Depending on your current plan, you may need to wait for your bill cycle date before changing your plan to the $5 WiFi only plan will take effect. If uncertain which set of grandfathered plans is in use on your phone, please open the Republic app and note the words describing your current plan underneath your phone number.

If among those words you see “Talk & Text” with or without reference to cellular data, please see here. Your plan change will be almost immediate, so you might want to make this among the last things you do as you prepare to leave U.S. soil.

If among those words you see “Base Plan”, please see here. Please note the plan change will not take effect until your next bill cycle date.

Additionally, I suggest placing your phone in Airplane mode then manually reenabling WiFi. Doing so will help preserve battery life otherwise wasted while your phone attempts to locate a cellular signal it’s incapable of connecting to.

If cellular access is a must while traveling, you might consider renting a phone for that purpose.


There isn’t much to do when traveling internationally with your DEFY XT. Your DEFY has one all everything plan that cannot be changed and does not provide cellular access outside the U.S. Just as it does at home, your DEFY will use available WiFi.

To preserve battery life, I suggest placing your phone in Airplane mode then manually reenabling WiFi.

If cellular access is a must while traveling, you might consider renting a phone for that purpose.

Republic Anywhere

Anywhere is Republic’s proprietary text messaging app built specifically for Republic members. Use of Anywhere is not required, however, more on why one should consider doing so is here.

When traveling internationally, use of Anywhere is the best way for legacy phone (Moto E1, E2, G1, G3, X1 and X2) users to ensure receipt of text messages while out of the country. For those using a Republic Refund plan, use of Anywhere removes the obstacle of needing to wait for one’s bill cycle date in order to send and receive text messages outside the U.S.

For those using newer 3.0 phones and a local (in country) SIM while outside the U.S., there’s an additional benefit as well. You will be able to send and receive text messages using your Republic number with the local SIM resident in your phone. This works both when connected to WiFi and when using the local SIM’s cell data connection. This benefit does come with the caveat one will not be able to send and receive text messages using the number of the local SIM while using Anywhere. It is possible to send and receive text messages using the number of the local SIM by changing the default app on one’s phone to something other than Anywhere (for example Messages by Google). Toggling default messaging apps is necessary if one wishes to switch back and forth between sending and receiving messages using one’s Republic number and the number of the local SIM. Calls using the local SIM’s number and use of cell data are not impacted by use of Anywhere.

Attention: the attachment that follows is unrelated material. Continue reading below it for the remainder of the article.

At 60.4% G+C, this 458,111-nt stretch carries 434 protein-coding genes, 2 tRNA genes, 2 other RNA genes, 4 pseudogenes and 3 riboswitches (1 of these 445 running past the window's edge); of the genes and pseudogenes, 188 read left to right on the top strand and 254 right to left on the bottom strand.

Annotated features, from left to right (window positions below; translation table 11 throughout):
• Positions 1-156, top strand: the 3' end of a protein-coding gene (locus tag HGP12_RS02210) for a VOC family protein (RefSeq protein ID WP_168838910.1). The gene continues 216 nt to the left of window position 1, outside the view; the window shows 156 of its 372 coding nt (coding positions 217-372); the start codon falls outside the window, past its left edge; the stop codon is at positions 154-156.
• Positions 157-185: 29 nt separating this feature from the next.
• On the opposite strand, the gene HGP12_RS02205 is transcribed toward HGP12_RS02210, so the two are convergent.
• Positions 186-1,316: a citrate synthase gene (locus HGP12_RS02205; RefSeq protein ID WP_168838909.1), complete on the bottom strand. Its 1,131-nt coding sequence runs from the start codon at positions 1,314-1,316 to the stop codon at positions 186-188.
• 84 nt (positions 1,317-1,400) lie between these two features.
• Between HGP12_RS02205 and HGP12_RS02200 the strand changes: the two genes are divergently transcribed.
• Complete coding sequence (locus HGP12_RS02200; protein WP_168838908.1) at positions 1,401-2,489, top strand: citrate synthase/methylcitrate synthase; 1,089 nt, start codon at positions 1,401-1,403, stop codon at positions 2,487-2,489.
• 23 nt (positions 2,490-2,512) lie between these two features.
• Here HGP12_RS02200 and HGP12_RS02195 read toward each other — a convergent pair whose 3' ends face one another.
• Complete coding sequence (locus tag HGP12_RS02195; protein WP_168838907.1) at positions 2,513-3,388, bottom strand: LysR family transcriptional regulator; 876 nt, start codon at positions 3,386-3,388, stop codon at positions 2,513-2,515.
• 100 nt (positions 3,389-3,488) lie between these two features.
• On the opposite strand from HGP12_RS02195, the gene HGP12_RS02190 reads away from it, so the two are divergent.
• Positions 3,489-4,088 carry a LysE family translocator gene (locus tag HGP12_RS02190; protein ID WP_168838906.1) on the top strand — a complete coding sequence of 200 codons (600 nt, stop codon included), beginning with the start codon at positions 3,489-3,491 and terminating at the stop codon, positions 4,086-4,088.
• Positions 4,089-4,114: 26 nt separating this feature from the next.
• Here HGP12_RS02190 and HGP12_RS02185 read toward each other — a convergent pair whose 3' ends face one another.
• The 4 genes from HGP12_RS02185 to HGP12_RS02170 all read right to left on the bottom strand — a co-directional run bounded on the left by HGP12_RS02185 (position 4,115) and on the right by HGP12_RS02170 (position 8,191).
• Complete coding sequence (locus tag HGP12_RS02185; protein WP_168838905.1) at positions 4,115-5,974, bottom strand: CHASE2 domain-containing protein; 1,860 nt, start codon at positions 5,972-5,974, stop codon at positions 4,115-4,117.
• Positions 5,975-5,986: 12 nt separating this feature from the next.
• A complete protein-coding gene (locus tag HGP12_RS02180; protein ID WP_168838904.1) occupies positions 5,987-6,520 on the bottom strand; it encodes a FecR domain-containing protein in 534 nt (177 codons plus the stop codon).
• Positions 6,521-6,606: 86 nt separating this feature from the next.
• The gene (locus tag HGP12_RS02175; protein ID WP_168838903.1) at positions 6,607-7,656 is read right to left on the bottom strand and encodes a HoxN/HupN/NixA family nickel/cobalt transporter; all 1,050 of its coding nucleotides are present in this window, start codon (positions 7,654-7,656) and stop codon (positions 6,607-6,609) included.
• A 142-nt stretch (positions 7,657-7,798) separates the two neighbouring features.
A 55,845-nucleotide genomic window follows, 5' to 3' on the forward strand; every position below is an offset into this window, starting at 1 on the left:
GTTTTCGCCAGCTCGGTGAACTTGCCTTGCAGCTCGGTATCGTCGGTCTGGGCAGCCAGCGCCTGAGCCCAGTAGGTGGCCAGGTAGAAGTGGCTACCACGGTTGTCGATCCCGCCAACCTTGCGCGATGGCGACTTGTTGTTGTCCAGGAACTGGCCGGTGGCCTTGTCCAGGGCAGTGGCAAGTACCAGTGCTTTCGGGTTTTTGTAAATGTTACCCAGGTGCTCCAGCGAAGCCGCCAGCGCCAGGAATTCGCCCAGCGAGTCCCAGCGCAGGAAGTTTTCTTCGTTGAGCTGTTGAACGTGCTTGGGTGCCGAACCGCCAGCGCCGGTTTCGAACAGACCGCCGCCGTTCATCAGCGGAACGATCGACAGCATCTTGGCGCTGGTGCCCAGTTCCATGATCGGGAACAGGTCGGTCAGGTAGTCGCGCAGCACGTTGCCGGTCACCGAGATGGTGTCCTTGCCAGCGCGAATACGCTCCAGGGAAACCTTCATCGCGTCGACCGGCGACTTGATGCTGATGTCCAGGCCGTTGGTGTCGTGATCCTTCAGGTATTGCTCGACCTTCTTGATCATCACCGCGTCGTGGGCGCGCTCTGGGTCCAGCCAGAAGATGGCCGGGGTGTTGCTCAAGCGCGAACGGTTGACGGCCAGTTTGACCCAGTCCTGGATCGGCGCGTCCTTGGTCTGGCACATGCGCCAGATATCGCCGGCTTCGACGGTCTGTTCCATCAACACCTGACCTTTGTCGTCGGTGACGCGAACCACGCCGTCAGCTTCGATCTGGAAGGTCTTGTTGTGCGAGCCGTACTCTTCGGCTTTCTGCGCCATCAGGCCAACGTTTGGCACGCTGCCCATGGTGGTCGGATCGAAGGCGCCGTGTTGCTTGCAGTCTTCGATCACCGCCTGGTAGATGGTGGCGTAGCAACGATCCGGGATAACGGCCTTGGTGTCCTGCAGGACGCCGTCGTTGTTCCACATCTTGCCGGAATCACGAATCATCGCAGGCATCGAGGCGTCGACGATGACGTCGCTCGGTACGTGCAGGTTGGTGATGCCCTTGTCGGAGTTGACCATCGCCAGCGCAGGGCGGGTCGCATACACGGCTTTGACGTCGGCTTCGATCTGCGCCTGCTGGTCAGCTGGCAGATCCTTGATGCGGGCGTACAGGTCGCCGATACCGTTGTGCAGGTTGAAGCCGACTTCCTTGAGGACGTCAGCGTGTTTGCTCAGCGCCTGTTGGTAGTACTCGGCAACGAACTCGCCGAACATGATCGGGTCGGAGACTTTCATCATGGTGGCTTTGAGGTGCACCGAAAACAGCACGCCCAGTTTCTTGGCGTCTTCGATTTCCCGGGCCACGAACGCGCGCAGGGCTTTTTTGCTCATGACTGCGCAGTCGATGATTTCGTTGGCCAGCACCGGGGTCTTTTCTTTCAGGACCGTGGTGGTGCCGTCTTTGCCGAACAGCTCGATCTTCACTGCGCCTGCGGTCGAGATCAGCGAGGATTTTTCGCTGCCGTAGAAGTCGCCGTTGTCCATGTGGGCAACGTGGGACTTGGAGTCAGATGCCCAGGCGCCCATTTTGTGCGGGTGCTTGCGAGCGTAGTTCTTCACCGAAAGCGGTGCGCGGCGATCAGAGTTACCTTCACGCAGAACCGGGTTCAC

Upon your return home, please consider sharing your experience by leaving a comment. Have a safe and enjoyable trip!

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What seems to have been left out of the discussion is, “Does the US phone you want to use overseas have the capability to connect electronically to wireless networks that use different frequencies and bands than those used in the US?” iPhones typically have the greatest capability for connecting to frequencies and bands outside of the US, most Android phones less so. If you are headed to Europe without an iPhone, I suggest you plan on picking up a phone once there. Of the many service providers in Europe, I have had the best luck with T-Mobile, especially as roaming fees within the EU countries are being phased out.

I wouldn’t necessarily agree that iPhones are better for use internationally than Android phones and I’ve traveled with and used both. It’s a fair point that one should confirm compatibility of one’s phone with the cellular networks where one is traveling and Republic advises doing just that: Quoting with emphasis added:

Do Republic Wireless Clear Choice plans include international?